OK so now that we’ve covered the ‘what’, let’s hit the important stuff:
1. What was the #1 lesson learned from attending Hackdisrupt?
One of the biggest takeaways came to me shortly after the hacking ended Sunday morning. Having left around 3am the night (er…morning) before, I returned to the Manhattan Center Sunday morning fully caffeinated and ready to watch some epic hacks. An energized crowd pack the auditorium. Off to the right stood several hackers in line waiting for their presentation, all looking noticeably exhausted.
As each team hit the stage, you couldn’t help but be encouraged by the raw enthusiam of each presenter. Putting ideas and work on stage in front of hundreds of people can be terrifying experience and so I commend anyone willing to take the leap to further a cause or idea. However, this does not excuse anyone from properly preparing to address their audience. It seemed that many of the teams spent all of their time on hacking and little time preparing to present the hack. What’s most unfortunate about this observation is that a bad presentation can make even the best idea look terrible. I’ve been there and you can trust me…it’s no fun.
Seasoned hackathoners likely know this, but for the uninitiated my advice would be to not allow yourself to get so caught up in the execution of your project that you forget people are coming to see you present an idea. A hackathon is not just about coding cool shit, people show up for the spectacle and show. If I was participating in my next hack, I would factor in my team’s presentation from the start. Don’t wait until the 24th hour to ask yourself, ‘What is the problem we are setting out to solve and how should we reveal this (solution) for our audience?’. Start with these questions from the outset as it will help inform your timeline and project development. Bottom line, substance + style = a winning presentation.
2. Who participated in the ‘Design Trust’ and was it successful?
The Design Trust team is organized by Phoebe Espiritu (@femmebot), Adjunct Professor, Parsons School of Design and Manager of Techstars Hackstars program. According to Techcrunch, “The Design Trust was formed to provide teams with access to some of New York’s brightest visual and product designers during the hackathon.” If this description is any measurement, the program delivered. Within five minutes of my arrival, I was greeted by designers from FourSquare, Skillshare, Pandora, Kickstarter, Nike and Techstars to name a few.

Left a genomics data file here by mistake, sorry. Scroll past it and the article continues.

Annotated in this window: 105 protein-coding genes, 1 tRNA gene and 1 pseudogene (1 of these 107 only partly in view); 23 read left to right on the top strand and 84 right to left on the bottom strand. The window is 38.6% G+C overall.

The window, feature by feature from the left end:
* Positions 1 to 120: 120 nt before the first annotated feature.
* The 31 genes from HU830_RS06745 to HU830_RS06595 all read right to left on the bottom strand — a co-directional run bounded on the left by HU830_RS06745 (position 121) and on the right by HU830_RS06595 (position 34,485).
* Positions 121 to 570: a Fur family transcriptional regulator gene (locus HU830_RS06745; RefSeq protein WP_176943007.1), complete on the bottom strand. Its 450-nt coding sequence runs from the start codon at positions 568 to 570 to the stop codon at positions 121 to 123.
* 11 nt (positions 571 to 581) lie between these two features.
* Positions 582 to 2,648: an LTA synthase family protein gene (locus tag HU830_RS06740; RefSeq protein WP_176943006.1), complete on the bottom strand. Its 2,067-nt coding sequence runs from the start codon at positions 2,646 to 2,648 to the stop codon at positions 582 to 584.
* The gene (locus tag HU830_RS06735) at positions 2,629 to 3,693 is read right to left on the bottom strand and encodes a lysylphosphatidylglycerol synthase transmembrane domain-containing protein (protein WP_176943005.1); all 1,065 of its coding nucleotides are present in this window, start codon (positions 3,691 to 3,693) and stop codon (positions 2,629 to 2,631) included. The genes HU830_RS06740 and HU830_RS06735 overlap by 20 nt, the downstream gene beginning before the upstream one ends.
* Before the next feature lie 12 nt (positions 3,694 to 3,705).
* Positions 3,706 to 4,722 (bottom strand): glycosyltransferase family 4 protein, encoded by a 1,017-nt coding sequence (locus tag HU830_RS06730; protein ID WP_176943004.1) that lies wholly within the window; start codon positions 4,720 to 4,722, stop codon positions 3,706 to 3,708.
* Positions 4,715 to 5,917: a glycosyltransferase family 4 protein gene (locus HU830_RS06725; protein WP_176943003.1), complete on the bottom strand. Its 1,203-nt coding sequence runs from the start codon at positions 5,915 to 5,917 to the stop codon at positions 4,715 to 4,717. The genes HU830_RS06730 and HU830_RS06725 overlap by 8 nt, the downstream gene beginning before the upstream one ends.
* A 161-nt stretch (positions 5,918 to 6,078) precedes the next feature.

The success of these programs depends largely on the engagement level of the participants involved in the hackathon. With this measurement in mind, our experience netted mixed results. The majority of the event space was filled with a hundred or so 8×8 round tables each surrounded by teams of developers hacking away on code. The MC’s made every effort to announce our presence (one table in front and one in the back); however, it seemed that many of the teams were either unwilling or too busy to solicit our help. That’s not to say our group was not effective. Quite the contrary as several products came together and/or were awarded in large part due to members of our team.
A design trust is both a wonderful idea and important component of any hackathon. Having experienced the impact first hand, with a slight pivot I believe you could expect to see this group play an even more valuable role in the future. If you recall, I mentioned the teams which only focused on the development (function) in many ways did their project a disservice by not taking the time to understand the impact of design (form) on the audience. My suggestion would be to add a few experts in public speaking and product pitching. Combine these experts with a few killer designers and you could create the potential for every team to improve their presentations while increase the efficacy of the program.
That said, I’m thankful to Pheobe for the opportunity participate in the Design Trust. I was fortunate to meet and work with some wonderfully talented people including: @femmebot @lotoole3 @merc @amotion @courtneyetc @buraknehbit @nettdrone @selfproclaim @reflectingpool @conwayanderson @madelenamak. If you’re a designer and have the opportunity to participate I definitely recommend signing up.
3. Would you do it again and if so in what capacity?
Absolutely, although I would consider gathering a team and going all in next time. As I watched each presentation, I couldn’t help but think to myself, ‘Man I want to create something that wows the crowd.’’ The experience is pretty motivating really.
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To learn more about HackDisrupt, you can visit the TechCrunch coverage here.
This tweet is an extension of a conversation I had in 2009. It represents my feelings at the time on the future role of Twitter as the sharing of information moves from a one-to-many to collaborative based news ecosystem.
…To finish my thought at #mbcircus. Twitter is real ‘breaking’ news. Breaking news is ‘news.’ News is conjecture and opinion.
— Phil Thomas DiGiulio (@holaphil) June 3, 2009